American Mixologist Online
The American Mixologist
Online Newsletter®
Vol. 20, No. 05b All Rights Reserved

This Weeks AMO

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The harsh reality is that bars are often nickled and dimed into submission, and it often happens with every flick of the wrist. The problem is that lax or nonexistent controls invariably lead to bartenders over-pouring or under-pouring the liquor portions in drinks. Each negatively impacts your guests, and both have serious consequences.

For example, adding an extra ¼ ounce of spirits to a cocktail whose recipe calls for an ounce results in the drink’s cost percentage jumping 20%. After the fifth time it happens, you’ve essentially lost a drink’s worth of product, as well as the sales proceeds it would have generated. More problematic is that each drink now contains 20% more alcohol.

In today’s .08 society, most people are acutely aware of how much alcohol they can safely consume and therefore they set limits for themselves. Over-portioning alcohol in drinks places the public at risk and increases an operator’s legal liability. The steady rise in alcohol-related litigation necessitates that operators implement measures to reduce their exposure to liquor liability.

Under-pouring is an equally vexing problem for operators. Instead of using the specified 1 ¼ ounces of liquor in a drink, for instance, the bartender cuts short the pour at an ounce. After the fourth short-pour, the bartender will have created a surplus shot of liquor to sell. Guess who pockets the proceeds? The bar’s pour cost remains unaffected and the theft will likely go undetected. The true victims of the scheme are your guests and the bar’s good name.

Controlling portioning through the use of jiggers or shot glasses is a sensible, cost-effective solution. One of the principal benefits is that it’s easier for all parties involved to see exactly how much liquor is being poured in a drink. Using jiggers decreases inadvertent over-pouring or under-pouring and greatly facilitates drink consistency.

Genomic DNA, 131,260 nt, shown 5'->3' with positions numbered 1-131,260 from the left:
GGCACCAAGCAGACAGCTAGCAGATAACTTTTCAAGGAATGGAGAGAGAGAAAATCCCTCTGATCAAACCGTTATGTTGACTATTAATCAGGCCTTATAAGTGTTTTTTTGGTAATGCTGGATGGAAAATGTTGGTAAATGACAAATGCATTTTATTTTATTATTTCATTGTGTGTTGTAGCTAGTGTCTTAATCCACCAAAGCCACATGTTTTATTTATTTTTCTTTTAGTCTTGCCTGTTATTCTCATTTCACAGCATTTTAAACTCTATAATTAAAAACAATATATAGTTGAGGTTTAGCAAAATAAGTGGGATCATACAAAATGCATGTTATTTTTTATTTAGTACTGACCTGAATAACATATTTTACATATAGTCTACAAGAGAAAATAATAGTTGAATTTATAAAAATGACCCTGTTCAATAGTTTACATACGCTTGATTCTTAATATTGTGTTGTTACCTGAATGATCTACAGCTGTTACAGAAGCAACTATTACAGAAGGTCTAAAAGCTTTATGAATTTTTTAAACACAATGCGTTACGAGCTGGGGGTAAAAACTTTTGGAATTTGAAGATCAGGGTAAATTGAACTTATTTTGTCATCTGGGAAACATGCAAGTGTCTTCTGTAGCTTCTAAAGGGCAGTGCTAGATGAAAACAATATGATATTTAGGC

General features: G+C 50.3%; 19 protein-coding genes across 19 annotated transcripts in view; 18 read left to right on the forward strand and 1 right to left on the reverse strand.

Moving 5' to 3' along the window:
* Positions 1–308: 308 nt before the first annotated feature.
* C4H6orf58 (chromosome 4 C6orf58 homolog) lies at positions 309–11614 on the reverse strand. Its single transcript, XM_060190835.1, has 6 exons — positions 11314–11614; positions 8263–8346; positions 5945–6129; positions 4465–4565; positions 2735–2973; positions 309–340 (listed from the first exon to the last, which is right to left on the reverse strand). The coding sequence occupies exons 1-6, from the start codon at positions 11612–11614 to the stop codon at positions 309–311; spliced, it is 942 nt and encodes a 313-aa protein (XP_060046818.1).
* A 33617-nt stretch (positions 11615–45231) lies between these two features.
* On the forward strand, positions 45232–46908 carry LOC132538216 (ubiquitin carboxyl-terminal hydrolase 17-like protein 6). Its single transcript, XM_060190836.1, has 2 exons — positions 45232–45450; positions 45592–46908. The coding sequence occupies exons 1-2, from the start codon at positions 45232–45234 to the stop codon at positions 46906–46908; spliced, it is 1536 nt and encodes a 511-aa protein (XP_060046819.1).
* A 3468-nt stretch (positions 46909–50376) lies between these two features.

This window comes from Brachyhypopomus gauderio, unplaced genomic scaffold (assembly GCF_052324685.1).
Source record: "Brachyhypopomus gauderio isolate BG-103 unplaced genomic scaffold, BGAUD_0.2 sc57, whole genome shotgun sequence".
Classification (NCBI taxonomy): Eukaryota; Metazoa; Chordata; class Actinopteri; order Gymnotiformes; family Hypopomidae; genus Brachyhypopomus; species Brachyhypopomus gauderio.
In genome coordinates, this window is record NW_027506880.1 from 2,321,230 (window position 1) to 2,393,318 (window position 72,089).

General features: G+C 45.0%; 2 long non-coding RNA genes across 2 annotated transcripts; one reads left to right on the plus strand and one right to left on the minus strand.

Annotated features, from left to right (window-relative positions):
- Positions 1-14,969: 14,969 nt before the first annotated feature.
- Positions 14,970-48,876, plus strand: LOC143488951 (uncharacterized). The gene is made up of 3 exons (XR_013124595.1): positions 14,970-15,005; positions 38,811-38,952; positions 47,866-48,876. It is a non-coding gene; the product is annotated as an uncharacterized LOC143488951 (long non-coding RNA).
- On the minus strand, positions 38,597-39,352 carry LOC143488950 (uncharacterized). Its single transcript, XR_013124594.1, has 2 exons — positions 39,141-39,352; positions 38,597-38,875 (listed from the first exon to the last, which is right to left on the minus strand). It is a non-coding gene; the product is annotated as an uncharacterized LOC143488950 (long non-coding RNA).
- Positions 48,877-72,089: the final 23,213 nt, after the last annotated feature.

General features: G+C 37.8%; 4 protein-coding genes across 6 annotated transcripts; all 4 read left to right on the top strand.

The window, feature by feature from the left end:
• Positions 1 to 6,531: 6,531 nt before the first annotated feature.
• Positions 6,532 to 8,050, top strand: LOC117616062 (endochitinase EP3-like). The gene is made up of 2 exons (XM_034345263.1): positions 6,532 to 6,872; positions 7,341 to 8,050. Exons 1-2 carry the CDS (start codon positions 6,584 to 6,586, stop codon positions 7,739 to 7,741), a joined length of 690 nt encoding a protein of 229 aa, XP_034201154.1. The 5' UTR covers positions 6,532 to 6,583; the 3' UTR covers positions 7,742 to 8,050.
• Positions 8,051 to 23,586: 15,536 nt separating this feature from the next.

While accurate, hand measuring is the slowest method of pouring liquor; primarily because it requires two hands to pour a shot—one to hold the

bottle and the other to hold the jigger. It requires training and practice to master the technique and attain the necessary wrist speed. Jiggers can also retain the residue of a previously poured product, potentially affecting the taste of subsequent drinks

Finally, there are concepts where the use of a jigger might be considered inappropriate. One example would be a country & western bar where free-wielding, free-pouring bartenders more closely follow the concept.

Between steadily increasing state and federal taxes, you can anticipate that the wholesale cost of spirits will continue to rise. Perhaps now more than ever, bartenders who play fast and loose with liquor do pose a monumental problem for beverage operators. The solution is portion control.



  1. Hand-held measuring liquor utilizes a technique called “hinging.” Prior to measuring out the liquor, the jigger is brought in contact to the rim of the glass. When the correct measure is reached, the jigger is tipped into the glass and the liquor bottle is returned to its upright position. The four separate motions—readying the measure, the pour, ending the pour, and emptying the measure—should be performed in one rapid motion as if there were a hinge between the measure and the lip of the glass.
  2. Make sure that you hold the jigger as level as possible to ensure arriving at an accurate measurement
  3. The jigger should stay in the bartender’s hand until all liquor portions in an order are poured, and then returned to the pour mat in the square space intended for that purpose. This will ensure that time isn’t wasted searching it.
  4. Jiggers can retain a residual, holdover flavor of the previously poured product, thereby affecting the taste of subsequent drinks. A quick rinse will prevent this from happening.